A 28‐year‐old woman presented with an acute exacerbation of chronic, intermittent abdominal pain. The patient described intense cramping and colicky periumbilical pain lasting 1‐2 days and occurring 2‐3 times per year for 9 years with no known triggers. Associated symptoms frequently included nausea, vomiting, and watery diarrhea. The patient denied fever, chills, skin changes, arthralgias, and other physical symptoms. Over the course of many prior presentations, numerous diagnostic entities had been explored, from gastroenteritis to ischemia and from irritable bowel syndrome to lymphoma. Blood counts, chemistries, and serologies, as well as CT and MR studies, were repeatedly normal. Upper and lower endoscopies with biopsies had been unrevealing. The patient had undergone cholecystectomy and sphinctorotomy without relief. Chronic functional pain syndrome and somatization disorder were the leading diagnostic considerations. On this occasion, the patient experienced a witnessed episode of typical abdominal pain accompanied by lip and facial swelling. The patient had not been knowingly exposed to causative toxins or medications. Hereditary angioedema (HAE) was suspected. For the first time, a CT scan demonstrated marked edema in the small bowel, gastric antrum, and cecum. Biopsy revealed gastric edema with otherwise normal histology. The patient was discharged and referred to allergy and pain specialists. Autoimmune serology and complement studies were normal, prompting a diagnosis of HAE type III. Standard therapies for HAE types I and II failed to provide sustained relief. However, with a comprehensive approach to pain control and her ongoing doctor‐patient relationships, the patient achieved an improved functional status, starting both a family and a rewarding career.
Hereditary angioedema is a rare inherited disorder resulting in rapid swelling of the skin, mucosa, and submucosal tissues. A high estimated mortality of 15%‐33% is attributed to acute laryngeal edema and asphyxiation. Although angioedema is more commonly associated with drug allergies, notably to ACE inhibitors, the less common hereditary form has been characterized since Heinrich Quincke and Sir William Osier studied several familial clusters more than 120 years ago. Current research implicates the kinin pathway, wherein kinins are enzymatically cleaved into potent vasodilators. Type III, or normal‐complement HAE, an especially uncommon x‐linked variant, was first identified in 2000.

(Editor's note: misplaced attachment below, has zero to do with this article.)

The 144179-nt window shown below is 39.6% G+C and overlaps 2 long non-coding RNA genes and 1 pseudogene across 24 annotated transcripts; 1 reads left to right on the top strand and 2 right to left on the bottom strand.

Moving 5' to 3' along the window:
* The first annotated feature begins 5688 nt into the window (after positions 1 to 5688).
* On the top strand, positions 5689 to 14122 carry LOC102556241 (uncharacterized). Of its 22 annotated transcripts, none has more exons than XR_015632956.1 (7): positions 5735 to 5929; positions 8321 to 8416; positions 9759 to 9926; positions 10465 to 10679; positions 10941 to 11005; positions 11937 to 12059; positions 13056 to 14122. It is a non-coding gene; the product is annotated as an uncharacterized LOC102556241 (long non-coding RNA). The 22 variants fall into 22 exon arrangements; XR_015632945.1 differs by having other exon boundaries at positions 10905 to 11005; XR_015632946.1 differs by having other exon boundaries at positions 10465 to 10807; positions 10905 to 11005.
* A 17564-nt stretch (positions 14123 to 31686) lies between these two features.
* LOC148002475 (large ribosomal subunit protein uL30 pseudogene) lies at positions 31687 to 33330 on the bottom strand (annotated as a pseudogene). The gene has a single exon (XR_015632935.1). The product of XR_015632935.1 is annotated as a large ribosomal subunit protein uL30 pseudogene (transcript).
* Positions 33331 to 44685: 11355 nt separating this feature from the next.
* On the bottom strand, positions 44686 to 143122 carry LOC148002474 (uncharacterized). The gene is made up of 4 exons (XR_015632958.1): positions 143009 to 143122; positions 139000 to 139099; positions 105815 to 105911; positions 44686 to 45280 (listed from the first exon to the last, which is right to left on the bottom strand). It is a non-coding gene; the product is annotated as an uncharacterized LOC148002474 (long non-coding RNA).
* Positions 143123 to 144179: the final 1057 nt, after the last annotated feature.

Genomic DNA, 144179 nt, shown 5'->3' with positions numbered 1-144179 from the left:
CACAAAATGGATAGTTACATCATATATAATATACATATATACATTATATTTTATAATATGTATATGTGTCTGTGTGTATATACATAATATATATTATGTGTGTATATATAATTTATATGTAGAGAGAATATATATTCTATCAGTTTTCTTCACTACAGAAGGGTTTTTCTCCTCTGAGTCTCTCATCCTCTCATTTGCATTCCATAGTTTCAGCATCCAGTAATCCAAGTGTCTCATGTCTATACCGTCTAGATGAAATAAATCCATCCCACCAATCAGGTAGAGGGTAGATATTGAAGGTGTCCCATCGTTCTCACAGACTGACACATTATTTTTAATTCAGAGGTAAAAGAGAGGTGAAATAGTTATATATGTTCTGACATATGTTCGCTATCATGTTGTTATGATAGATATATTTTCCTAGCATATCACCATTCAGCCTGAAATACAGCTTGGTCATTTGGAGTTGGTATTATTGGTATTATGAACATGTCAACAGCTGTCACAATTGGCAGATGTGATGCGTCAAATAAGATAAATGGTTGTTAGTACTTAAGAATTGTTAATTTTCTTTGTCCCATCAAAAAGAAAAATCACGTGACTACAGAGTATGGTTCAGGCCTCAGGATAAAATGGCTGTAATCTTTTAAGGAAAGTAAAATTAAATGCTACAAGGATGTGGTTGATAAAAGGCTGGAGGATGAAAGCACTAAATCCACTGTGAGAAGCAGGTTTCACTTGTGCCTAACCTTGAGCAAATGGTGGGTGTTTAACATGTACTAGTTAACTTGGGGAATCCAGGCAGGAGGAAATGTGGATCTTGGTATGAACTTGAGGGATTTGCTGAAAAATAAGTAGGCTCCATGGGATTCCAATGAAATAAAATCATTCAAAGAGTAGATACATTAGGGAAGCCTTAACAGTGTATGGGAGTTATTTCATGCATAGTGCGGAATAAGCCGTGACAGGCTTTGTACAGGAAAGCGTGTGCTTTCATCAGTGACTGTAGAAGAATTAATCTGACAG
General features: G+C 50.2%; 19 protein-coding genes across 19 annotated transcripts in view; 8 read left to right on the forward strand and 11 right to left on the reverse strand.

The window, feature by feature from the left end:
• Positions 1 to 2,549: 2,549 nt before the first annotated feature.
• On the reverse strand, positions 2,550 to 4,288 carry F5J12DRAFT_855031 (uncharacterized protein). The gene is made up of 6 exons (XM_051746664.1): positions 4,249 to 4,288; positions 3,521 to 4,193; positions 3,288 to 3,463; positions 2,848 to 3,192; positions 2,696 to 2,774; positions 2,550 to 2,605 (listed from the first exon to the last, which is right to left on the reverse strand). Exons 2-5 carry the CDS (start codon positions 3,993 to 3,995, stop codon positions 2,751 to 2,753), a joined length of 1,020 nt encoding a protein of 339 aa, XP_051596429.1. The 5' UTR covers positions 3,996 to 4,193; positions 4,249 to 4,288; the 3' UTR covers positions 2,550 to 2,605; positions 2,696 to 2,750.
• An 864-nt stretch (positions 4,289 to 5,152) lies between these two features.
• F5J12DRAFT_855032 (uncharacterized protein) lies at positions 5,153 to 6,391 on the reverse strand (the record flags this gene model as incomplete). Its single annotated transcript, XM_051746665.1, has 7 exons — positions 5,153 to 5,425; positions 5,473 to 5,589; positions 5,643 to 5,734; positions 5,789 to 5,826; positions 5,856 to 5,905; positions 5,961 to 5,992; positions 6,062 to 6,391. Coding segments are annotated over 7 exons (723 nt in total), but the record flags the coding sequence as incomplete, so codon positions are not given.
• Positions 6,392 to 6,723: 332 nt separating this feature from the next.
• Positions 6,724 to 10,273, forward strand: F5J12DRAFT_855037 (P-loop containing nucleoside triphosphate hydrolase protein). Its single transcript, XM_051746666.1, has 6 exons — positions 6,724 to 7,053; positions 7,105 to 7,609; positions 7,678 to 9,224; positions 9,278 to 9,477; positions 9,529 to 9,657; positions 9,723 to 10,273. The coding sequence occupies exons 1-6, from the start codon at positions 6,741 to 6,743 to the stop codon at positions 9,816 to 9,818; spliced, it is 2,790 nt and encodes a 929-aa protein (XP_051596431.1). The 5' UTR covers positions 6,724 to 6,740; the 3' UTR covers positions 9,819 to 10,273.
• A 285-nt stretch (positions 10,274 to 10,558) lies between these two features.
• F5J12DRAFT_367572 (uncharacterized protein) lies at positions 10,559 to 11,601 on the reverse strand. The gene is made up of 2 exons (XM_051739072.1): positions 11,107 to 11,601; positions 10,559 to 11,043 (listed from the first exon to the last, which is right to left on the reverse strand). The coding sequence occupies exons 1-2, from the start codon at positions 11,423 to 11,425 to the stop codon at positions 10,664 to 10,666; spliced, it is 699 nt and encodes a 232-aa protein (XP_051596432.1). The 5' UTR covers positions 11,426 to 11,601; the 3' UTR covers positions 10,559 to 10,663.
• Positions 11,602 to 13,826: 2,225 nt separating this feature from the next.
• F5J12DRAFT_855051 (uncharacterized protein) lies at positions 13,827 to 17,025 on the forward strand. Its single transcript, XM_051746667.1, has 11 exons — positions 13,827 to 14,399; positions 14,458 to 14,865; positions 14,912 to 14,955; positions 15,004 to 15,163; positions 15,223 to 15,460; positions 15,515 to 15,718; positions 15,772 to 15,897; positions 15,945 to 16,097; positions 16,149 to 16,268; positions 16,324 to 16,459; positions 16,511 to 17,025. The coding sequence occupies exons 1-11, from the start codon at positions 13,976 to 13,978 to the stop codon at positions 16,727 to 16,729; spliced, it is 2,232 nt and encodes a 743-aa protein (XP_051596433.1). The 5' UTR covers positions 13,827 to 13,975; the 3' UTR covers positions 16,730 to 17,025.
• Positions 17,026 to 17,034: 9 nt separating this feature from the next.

This case illustrates the importance of perseverance at the bench and the bedside and of combining scientific understanding with compassionate understanding for patients who endure the burden of rare diseases. Learning objectives include: understanding the pathophysiology of angioedema, exploring issues of trust and suspicion for hospitalists and their patients with chronic, unexplained pain, and formulating a framework for diagnosis of rare causes of chronic abdominal pain.
J. Morrow, Durham Regional Hospital/Duke University, employment.
To cite this abstract:Morrow J. When to Depend on the Kinins of Strangers: An Unusual Case of Chronic Abdominal Pain. Abstract published at Hospital Medicine 2009, May 14-17, Chicago, Ill. Abstract 174. Journal of Hospital Medicine. 2009; 4 (suppl 1). https://www.shmabstracts.com/abstract/when-to-depend-on-the-kinins-of-strangers-an-unusual-case-of-chronic-abdominal-pain/. Accessed June 17, 2019.